Ginni Thomas and rightwing activists exploited supreme court ruling … – The Guardian US

In the months before the US supreme court handed down Citizens United, the 2010 ruling which unleashed a flood of dark money into American politics, the wife of a conservative justice worked with a prominent rightwing activist and a mega-donor closely linked to her husband to form a group to exploit the decision.

So said a blockbuster report from Politico, detailing moves by Ginni Thomas – wife of Justice Clarence Thomas – and Leonard Leo, the Federalist Society chief who has worked to stock the court with rightwingers, leading to a series of epochal decisions, including the removal of the federal right to abortion.

Half a million dollars in seed money, Politico said, came from Harlan Crow, the Nazi memorabilia-collecting billionaire whose extensive and mostly undeclared gifts to Clarence Thomas have fueled a spiraling supreme court ethics scandal.

Sheldon Whitehouse, a Democratic senator from Rhode Island and champion of ethics reform, said the report laid out “the creepy intermingling of dark billionaire money, phoney front groups, far-right extremists and the United States supreme court”.

Politico noted that the ruling in Citizens United was widely expected after justices “took the unusual step of asking for re-arguments based on a sweeping question – whether they should overrule prior decisions approving laws that limited spending on political campaigns”.

Noting that conservative groups moved to capitalise faster than others, the site quoted an anonymous source as saying Ginni Thomas “really wanted to build an organisation and be a movement leader. Leonard was going to be the conduit of that.”

It also published a timeline of Thomas and Leo’s moves.

A nonprofit, Liberty Central, was incorporated with $500,000 from Crow on 31 December 2009, three-and-a-half months after the close of oral arguments in Citizens United.

The Citizens United decision was handed down on 21 January 2010, with Clarence Thomas objecting to disclosure rules.

On 18 February 2010, Ginni Thomas told the Conservative Political Action Conference (CPAC) she had been “called to the frontlines”.

Ginni Thomas’s work on the hard right of US politics has already contributed to controversy surrounding her husband, not least through her support for Donald Trump’s attempt to overturn the 2020 election and Clarence Thomas’s refusal to recuse himself when investigations reached the supreme court.

Politico also noted how a Leo-linked group, the Judicial Education Project, paid Ginni Thomas up to $100,000 before transforming into a generator of amicus briefs to the court and becoming involved in the push to overturn Trump’s defeat as he sought a second term as president in 2020.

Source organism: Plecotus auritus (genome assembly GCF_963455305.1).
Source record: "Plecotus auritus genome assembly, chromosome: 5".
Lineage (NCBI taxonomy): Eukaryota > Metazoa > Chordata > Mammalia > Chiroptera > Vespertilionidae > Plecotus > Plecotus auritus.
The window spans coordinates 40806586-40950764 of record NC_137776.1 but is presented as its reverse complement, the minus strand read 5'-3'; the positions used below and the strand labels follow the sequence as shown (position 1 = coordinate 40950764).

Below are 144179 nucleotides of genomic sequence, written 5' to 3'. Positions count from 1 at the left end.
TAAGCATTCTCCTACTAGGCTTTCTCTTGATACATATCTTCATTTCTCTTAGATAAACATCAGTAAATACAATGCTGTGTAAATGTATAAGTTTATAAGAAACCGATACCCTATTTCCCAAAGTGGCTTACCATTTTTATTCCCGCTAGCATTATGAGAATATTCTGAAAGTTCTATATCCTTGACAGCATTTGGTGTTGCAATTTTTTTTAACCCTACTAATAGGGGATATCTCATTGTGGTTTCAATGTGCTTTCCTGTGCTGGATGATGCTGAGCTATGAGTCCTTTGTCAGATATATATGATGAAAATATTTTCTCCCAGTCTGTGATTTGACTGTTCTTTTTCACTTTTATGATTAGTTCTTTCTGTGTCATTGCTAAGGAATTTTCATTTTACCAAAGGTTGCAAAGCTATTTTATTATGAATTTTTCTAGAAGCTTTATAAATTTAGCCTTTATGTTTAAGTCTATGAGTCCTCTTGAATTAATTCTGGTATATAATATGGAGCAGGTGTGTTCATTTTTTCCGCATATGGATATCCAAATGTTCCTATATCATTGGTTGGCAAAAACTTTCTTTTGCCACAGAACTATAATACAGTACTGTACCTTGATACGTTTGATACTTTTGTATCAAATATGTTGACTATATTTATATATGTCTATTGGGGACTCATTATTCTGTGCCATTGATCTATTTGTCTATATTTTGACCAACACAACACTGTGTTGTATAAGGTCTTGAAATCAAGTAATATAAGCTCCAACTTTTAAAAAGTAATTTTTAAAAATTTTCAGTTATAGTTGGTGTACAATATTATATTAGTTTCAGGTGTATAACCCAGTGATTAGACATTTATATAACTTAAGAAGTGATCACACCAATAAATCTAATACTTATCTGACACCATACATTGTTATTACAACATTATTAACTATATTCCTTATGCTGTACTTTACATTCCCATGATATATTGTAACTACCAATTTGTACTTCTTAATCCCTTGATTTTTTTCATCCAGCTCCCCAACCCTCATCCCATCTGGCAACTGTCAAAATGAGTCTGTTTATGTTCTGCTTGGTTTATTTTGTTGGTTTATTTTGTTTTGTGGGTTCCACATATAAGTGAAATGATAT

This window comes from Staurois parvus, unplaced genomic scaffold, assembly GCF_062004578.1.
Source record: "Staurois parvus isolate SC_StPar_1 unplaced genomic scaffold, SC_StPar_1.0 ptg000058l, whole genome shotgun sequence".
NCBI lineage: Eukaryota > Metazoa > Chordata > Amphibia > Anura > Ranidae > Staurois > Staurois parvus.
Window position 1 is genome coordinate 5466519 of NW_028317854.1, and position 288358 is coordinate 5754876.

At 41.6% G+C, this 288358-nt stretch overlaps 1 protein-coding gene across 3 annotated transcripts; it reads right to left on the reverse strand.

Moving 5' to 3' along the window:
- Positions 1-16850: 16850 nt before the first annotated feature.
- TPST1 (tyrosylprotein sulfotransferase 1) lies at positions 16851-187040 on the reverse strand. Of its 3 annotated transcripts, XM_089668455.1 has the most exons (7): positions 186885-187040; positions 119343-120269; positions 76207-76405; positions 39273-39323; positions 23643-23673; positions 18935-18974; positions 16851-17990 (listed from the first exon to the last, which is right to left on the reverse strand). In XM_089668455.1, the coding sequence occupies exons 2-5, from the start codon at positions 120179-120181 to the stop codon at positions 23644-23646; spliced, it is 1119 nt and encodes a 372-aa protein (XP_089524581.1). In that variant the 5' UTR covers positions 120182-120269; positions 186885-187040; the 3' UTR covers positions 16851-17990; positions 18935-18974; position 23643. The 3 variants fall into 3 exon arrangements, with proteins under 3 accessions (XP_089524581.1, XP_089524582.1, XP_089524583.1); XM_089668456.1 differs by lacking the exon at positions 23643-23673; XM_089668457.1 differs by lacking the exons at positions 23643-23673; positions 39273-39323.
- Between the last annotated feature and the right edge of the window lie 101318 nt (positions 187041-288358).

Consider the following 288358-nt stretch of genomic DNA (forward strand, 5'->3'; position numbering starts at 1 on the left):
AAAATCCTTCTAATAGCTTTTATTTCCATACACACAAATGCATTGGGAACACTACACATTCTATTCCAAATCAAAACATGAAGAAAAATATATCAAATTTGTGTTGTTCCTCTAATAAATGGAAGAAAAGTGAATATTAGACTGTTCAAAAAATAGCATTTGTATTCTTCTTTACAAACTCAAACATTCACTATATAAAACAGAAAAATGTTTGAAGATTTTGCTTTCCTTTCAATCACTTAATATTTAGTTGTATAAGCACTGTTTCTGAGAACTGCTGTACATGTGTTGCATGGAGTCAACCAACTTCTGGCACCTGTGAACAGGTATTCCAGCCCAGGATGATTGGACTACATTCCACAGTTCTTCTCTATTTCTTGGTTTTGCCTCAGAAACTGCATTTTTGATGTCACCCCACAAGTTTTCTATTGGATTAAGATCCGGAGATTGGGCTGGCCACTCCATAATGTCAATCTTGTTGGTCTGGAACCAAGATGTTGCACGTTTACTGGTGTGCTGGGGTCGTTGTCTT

Connections between Leo and Ginni Thomas have made headlines before. The Washington Post reported how, in January 2012, Leo told the political strategist Kellyanne Conway – later White House counselor to Trump – to direct money to Ginni Thomas while urging: “No mention of Ginni, of course.”

Politico also noted that Ginni Thomas’s current entity, Liberty Consulting, is “a focus of interest from congressional committees”, with Senate Democrats demanding “Leo and Crow provide a list of ‘gifts, payments, or other items of value’ they’ve given Thomas and her husband”.

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Clarence Thomas has said he did not declare gifts from Crow, including holidays, travel, school fees and a property purchase, because he was advised he did not have to. Crow has said he did not discuss politics or business before the court with his friend.

Leo and Crow have resisted congressional disclosure demands. The chief justice, John Roberts, has rebuffed requests to testify about ethics matters. Supreme court justices are nominally subject to the same ethics regulations as all federal judges but in practice govern themselves. Senate Democrats have advanced supreme court ethics reform but it has next to no chance of passing, given Republican opposition.

Leo, Crow and Ginni Thomas did not comment to Politico. Lawyers for Leo have complained of harassment by Congress and dismissed a reported investigation of his work by the attorney general of Washington DC as politically biased.

Receiving business and funds from groups connected to Leo would be legal if Ginni Thomas provided services commensurate with such payments. Laura Solomon, a tax attorney for charitable groups and donors, told the site: “The real question then is, ‘What is Ginni Thomas qualified to do, what did they pay her to do, and was it fair market value?’”

Politico’s report made a splash among court watchers.

Norman Ornstein, emeritus scholar at the American Enterprise Institute, said: “This stinks to high heaven. We need the Internal Revenue Service and the justice department to investigate. It looks like tax offenses, criminal ones, not to mention the sheer corruption. Leonard Leo and Ginni Thomas are despicable.”

The New Yorker reporter Jane Mayer – co-author of Strange Justice, a biography of Clarence Thomas, and author of Dark Money: The Hidden History of the Billionaires Behind the Rise of the Radical Right – simply posted a fire emoji.

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